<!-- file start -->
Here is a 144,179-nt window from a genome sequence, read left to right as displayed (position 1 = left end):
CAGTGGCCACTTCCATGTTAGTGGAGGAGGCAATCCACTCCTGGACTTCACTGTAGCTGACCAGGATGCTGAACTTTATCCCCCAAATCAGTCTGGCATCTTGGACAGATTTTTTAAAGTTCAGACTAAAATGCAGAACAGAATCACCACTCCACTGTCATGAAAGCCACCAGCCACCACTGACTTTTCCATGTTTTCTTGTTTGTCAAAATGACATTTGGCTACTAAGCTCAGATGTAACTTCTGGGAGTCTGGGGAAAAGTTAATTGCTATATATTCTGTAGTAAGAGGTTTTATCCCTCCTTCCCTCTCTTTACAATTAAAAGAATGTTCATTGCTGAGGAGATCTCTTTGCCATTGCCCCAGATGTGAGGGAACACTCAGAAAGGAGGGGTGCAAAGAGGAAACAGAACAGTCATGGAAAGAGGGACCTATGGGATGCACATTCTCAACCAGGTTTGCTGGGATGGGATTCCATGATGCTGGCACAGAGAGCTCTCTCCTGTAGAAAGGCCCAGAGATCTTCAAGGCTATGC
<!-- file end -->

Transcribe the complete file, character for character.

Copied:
Here is a 144,179-nt window from a genome sequence, read left to right as displayed (position 1 = left end):
CAGTGGCCACTTCCATGTTAGTGGAGGAGGCAATCCACTCCTGGACTTCACTGTAGCTGACCAGGATGCTGAACTTTATCCCCCAAATCAGTCTGGCATCTTGGACAGATTTTTTAAAGTTCAGACTAAAATGCAGAACAGAATCACCACTCCACTGTCATGAAAGCCACCAGCCACCACTGACTTTTCCATGTTTTCTTGTTTGTCAAAATGACATTTGGCTACTAAGCTCAGATGTAACTTCTGGGAGTCTGGGGAAAAGTTAATTGCTATATATTCTGTAGTAAGAGGTTTTATCCCTCCTTCCCTCTCTTTACAATTAAAAGAATGTTCATTGCTGAGGAGATCTCTTTGCCATTGCCCCAGATGTGAGGGAACACTCAGAAAGGAGGGGTGCAAAGAGGAAACAGAACAGTCATGGAAAGAGGGACCTATGGGATGCACATTCTCAACCAGGTTTGCTGGGATGGGATTCCATGATGCTGGCACAGAGAGCTCTCTCCTGTAGAAAGGCCCAGAGATCTTCAAGGCTATGC